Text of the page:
If you must drive as part of your job, you may be qualified to deduct the costs on your federal income tax return. If you qualify, get ready to document your travels as supporting evidence in the event your taxes are audited.

1. Make Sure You Qualify for Mileage Deduction

A taxpayer can take the mileage deduction for travel from the office to a work site, from the office to a second place of business, or for driving on business-related errands.

Key Takeaways

  • There are two methods of claiming the mileage deduction.
  • To use the standard deduction, you must keep a log of the miles you drive for work.
  • To use the actual expense method, you must save all the receipts of expenses related to driving for work.

In addition, a taxpayer can include trips made to meet with clients, going to the airport, visiting customers for business, or searching for a new job in the same industry.

2. Determine Your Method of Calculation

A taxpayer can choose between two methods of accounting for the mileage deduction amount:

  • The standard mileage deduction requires only that you maintain a log of qualifying mileage driven. For tax year 2019, the standard mileage deduction is 58 cents per mile. (That's up 3.5 cents from 2018.)
  • The deduction for actual vehicle expenses requires that you retain all receipts and other relevant documentation relating to the costs of driving.

3. Record Your Odometer at Start of Tax Year

The Internal Revenue Service (IRS) requires a taxpayer to record the business vehicle's odometer reading at the beginning of the tax year. This will be documented on Form 2106.

58 cents per mile

is the current standard mileage deduction.

If the vehicle is purchased during the year and is not new, the taxpayer must record the odometer reading from the first day it is deployed.

4. Maintain Driving Log (If Needed)

If you choose the standard mileage deduction, you must keep a log of miles driven. The IRS is quite specific on this point:

  • At the start of each trip, the taxpayer must record the odometer reading and list the purpose, starting location, ending location, and date of the trip.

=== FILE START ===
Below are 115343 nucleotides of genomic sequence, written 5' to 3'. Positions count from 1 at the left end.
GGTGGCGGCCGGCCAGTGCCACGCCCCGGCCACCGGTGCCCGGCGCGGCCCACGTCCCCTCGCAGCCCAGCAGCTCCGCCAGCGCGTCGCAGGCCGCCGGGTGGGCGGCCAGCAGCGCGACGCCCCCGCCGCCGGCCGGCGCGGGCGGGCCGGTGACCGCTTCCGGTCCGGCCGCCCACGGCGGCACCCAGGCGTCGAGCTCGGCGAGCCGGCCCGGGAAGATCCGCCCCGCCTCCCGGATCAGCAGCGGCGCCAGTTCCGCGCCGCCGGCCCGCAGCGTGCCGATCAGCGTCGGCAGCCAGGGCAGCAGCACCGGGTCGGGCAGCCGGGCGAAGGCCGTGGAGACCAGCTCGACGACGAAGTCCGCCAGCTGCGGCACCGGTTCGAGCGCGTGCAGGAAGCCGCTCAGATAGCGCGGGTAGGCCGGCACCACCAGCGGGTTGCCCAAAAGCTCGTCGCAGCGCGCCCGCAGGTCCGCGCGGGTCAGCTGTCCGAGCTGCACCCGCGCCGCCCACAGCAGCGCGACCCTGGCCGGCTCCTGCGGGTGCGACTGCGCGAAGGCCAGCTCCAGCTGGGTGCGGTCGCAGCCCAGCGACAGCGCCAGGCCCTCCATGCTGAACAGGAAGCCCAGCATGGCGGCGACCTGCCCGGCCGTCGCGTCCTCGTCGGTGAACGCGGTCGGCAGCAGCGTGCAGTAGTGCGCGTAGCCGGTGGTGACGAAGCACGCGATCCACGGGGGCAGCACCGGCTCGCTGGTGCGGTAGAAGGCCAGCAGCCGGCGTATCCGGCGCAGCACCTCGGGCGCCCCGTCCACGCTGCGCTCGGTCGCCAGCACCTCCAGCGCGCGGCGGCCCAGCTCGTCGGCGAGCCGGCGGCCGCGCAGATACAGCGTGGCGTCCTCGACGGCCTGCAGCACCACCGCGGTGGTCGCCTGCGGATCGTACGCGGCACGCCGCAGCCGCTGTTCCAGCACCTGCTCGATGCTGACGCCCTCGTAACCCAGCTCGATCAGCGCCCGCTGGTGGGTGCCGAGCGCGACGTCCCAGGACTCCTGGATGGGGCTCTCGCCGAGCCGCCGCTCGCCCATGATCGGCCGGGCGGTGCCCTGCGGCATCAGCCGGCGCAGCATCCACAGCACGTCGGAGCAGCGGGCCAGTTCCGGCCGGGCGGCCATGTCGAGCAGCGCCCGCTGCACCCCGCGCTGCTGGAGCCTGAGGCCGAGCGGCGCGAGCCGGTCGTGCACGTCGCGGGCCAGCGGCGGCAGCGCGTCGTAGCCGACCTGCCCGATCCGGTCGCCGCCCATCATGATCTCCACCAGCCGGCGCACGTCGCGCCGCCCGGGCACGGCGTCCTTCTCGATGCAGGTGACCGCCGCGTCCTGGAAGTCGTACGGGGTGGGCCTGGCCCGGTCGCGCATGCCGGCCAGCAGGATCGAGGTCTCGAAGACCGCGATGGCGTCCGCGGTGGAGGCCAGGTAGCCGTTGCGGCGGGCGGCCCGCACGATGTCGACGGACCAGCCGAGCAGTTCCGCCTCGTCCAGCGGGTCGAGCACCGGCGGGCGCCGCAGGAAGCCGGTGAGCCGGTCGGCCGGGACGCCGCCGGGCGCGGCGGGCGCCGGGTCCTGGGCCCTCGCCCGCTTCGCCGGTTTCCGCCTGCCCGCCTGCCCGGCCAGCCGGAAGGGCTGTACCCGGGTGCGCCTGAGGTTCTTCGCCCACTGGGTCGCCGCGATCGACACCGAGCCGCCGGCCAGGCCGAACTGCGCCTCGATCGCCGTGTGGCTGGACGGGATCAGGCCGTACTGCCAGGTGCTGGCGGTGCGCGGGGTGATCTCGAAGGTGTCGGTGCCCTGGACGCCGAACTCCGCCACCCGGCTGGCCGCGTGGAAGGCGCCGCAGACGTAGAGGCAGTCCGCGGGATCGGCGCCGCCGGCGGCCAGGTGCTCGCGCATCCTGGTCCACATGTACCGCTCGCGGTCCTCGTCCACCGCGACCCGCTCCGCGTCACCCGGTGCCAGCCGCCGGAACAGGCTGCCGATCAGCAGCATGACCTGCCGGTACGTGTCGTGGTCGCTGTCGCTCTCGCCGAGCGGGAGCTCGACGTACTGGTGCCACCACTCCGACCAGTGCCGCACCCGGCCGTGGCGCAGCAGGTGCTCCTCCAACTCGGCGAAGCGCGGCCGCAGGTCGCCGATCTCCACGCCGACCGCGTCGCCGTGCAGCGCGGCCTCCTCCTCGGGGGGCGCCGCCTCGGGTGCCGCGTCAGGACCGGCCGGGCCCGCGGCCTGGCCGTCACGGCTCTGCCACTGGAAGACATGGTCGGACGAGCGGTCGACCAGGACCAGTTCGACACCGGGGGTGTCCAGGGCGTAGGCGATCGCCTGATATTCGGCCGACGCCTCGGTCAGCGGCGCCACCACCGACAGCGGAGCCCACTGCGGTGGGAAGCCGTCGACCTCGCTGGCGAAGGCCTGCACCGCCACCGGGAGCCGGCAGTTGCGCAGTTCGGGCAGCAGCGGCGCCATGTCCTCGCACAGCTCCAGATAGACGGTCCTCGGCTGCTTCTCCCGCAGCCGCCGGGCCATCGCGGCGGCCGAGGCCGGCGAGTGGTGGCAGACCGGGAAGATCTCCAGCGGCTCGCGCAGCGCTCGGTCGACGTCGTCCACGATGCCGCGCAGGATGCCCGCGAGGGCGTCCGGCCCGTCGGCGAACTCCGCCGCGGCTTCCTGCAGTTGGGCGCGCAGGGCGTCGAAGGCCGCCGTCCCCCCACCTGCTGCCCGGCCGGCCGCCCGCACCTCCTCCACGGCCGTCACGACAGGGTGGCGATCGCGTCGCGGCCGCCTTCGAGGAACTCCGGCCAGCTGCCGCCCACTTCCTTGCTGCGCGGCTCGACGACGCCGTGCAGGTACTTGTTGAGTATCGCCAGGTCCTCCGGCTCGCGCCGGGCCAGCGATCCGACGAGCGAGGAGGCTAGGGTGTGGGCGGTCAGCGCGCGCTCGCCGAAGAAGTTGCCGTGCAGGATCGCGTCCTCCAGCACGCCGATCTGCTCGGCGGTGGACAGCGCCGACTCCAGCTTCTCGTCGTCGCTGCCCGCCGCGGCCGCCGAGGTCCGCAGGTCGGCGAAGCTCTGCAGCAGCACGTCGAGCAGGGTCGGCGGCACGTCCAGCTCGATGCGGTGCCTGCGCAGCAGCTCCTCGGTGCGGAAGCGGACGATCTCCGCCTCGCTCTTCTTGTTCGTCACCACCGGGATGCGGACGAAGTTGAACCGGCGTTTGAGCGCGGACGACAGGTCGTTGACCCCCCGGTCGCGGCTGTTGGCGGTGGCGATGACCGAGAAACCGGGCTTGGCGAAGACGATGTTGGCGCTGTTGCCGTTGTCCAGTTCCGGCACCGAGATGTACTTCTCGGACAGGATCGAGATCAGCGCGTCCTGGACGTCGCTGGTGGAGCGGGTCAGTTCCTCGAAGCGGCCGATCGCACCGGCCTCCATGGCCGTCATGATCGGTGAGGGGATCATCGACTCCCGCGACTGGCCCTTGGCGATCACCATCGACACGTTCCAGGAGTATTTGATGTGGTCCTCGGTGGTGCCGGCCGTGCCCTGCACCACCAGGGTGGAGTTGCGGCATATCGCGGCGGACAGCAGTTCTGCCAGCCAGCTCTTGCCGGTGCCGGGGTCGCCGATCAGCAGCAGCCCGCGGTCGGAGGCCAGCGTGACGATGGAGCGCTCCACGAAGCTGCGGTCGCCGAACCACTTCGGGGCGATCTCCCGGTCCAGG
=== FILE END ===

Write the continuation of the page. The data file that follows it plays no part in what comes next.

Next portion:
• At the conclusion of the trip, the final odometer must be recorded and then subtracted from the initial reading to find the total mileage for the trip.

This log must be maintained regularly. The IRS does not care for ballpark figures.

5. Maintain Record of Receipts (If Needed)

If you choose the actual expense deduction, the mileage log isn't needed. Instead, keep copies of relevant receipts and documentation. Each document must include the date, dollar amount of the service or service purchased, and description of the product or service needed.

6. Record Odometer at End of Tax Year

At the end of the tax year, the taxpayer must record the ending odometer reading. This figure is used in conjunction with the odometer reading at the beginning of the year to calculate the total miles driven in the car for the year. The information, including what percentage of miles driven were for business purposes, is required on Form 2106.

7. Record Mileage On Tax Return

When completing your tax returns, you'll list the total amount of miles driven on Form 2106, Line 13. This figure is calculated by the standard mileage rate for the year to determine the dollar deductible amount.

If you're using the actual expenses method, you'll need to organize the receipts of the expenses into groups including gasoline, oil, repairs, insurance, vehicle rentals, and depreciation.

8. Retain the Documentation

You must retain the documentation relating to a mileage deduction for at least three years.

If documentation is requested from the IRS to substantiate the mileage deduction, the taxpayer should make a copy of the records and file a personal copy.

To keep it all straight, create a new log for each tax year.